Burning 90 million barrels of oil a day is a more dangerous gamble.

  • Report this Comment On August 17, 2014, at 9:33 PM, Petronilus wrote:

    When you look at all trends of importance, the moment is approaching where EV cars will become the superior option over gas powered cars at mainstream price points.

    Some trends that will tip the scale include:

    Gas prices: going up

    Energy efficiency consumer interest: going up

    Battery energy density: going up (= mileage going up)

    Battery cost per kWH: going down

    Battery manufacturing capacity: going up

    Charging availability: going up

    EV drivetrain simplicity: going up

    EV design competitiveness: going up

    EV car performance: going up

    EV car safety: going up

    Tax incentives for EV cars: going up (globally)

    Coolness of owning an EV car: going up

    Consumer awareness of EV car alternatives: going up

    Number of naysayers: going down (seems like)

    Solar panel cost: going down

    The SUM of such combination of trends is what can turn the market around rapidly. Imagine that suddenly there is a brand new EV car that you can afford and that really just is plain and simple a superior car. People will stop buying gas powered cars when all the arguments are gone for it and my guess is that such moment could be within the next decade.

  • Report this Comment On August 17, 2014, at 11:34 PM, HunterP wrote:

    GM gross profit margin is 5%, Tesla 27%

    GM growth rate is 0, Tesla growth is 70%.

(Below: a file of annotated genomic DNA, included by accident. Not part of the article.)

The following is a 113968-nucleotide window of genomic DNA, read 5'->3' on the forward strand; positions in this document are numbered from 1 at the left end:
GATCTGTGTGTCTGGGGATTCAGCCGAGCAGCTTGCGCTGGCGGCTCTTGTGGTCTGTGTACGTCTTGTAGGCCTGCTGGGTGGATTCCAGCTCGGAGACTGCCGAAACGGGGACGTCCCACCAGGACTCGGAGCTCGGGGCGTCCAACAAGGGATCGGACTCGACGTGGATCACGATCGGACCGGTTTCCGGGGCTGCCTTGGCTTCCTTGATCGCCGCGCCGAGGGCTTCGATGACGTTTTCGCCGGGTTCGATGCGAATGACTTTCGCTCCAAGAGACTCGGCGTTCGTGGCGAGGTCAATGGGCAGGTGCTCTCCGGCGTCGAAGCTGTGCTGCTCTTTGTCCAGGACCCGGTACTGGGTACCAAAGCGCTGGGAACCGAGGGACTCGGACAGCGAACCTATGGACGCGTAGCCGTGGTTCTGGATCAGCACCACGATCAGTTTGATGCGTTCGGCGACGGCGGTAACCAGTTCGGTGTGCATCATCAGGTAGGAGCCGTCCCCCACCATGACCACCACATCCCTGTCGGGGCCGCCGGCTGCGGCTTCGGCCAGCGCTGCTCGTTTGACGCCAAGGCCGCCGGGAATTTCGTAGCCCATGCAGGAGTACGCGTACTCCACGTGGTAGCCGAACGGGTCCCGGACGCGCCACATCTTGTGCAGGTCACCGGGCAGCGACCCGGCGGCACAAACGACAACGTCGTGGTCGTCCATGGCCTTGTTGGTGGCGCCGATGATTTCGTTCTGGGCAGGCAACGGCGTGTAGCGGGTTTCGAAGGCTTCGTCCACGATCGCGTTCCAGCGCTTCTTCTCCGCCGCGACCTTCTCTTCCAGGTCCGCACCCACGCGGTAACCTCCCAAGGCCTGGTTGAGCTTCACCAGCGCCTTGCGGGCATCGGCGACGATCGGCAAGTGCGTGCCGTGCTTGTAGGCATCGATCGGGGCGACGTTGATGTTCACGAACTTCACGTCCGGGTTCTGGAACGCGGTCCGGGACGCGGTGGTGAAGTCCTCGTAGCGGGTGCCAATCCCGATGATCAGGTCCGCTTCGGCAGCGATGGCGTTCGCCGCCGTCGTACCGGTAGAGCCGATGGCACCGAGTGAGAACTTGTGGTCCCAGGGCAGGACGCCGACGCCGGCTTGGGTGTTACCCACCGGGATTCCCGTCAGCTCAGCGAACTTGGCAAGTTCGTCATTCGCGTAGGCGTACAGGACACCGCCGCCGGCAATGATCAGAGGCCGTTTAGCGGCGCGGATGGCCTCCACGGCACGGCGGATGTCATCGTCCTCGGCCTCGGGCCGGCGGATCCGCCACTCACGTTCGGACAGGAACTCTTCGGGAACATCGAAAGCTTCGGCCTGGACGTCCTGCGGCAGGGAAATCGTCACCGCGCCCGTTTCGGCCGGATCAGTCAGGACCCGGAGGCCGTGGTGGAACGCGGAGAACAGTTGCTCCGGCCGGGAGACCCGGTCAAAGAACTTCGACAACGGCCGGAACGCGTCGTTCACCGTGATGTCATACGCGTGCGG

That is why GM market cap = revenue. Tesla will be different.

  • Report this Comment On August 18, 2014, at 2:06 AM, timlonely wrote:

    Number of dead due to design flaw (and concealed):

    GM = more than a dozens

    Tesla = none

  • Report this Comment On August 18, 2014, at 12:45 PM, TMFDanielSparks wrote:


    I think your ASP for the lower-cost car is far too low. There will almost certainly be an upgrade option for a better battery. And there are a number of other reasons, including the current ASP to entry level price ratio, that 40k is probably far too low. I use an ASP of 55k for the lower-cost car.

    And Tesla has said that the cost cuts at the gigafactory will not be "as much as 30%" but "at least 30%" and Tesla has also said that that statement is "very conservative"

  • Report this Comment On August 18, 2014, at 12:46 PM, TMFDanielSparks wrote:


    Still: I enjoyed your article. Thanks!

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Bret Kenwell

At The Motley Fool I cover consumer goods and industrial companies, and mainly the automakers. I am a long-term investor looking for companies with sustainable and above average growth. I also like to uncover value, dividend-paying companies. Follow me on Twitter @BretKenwell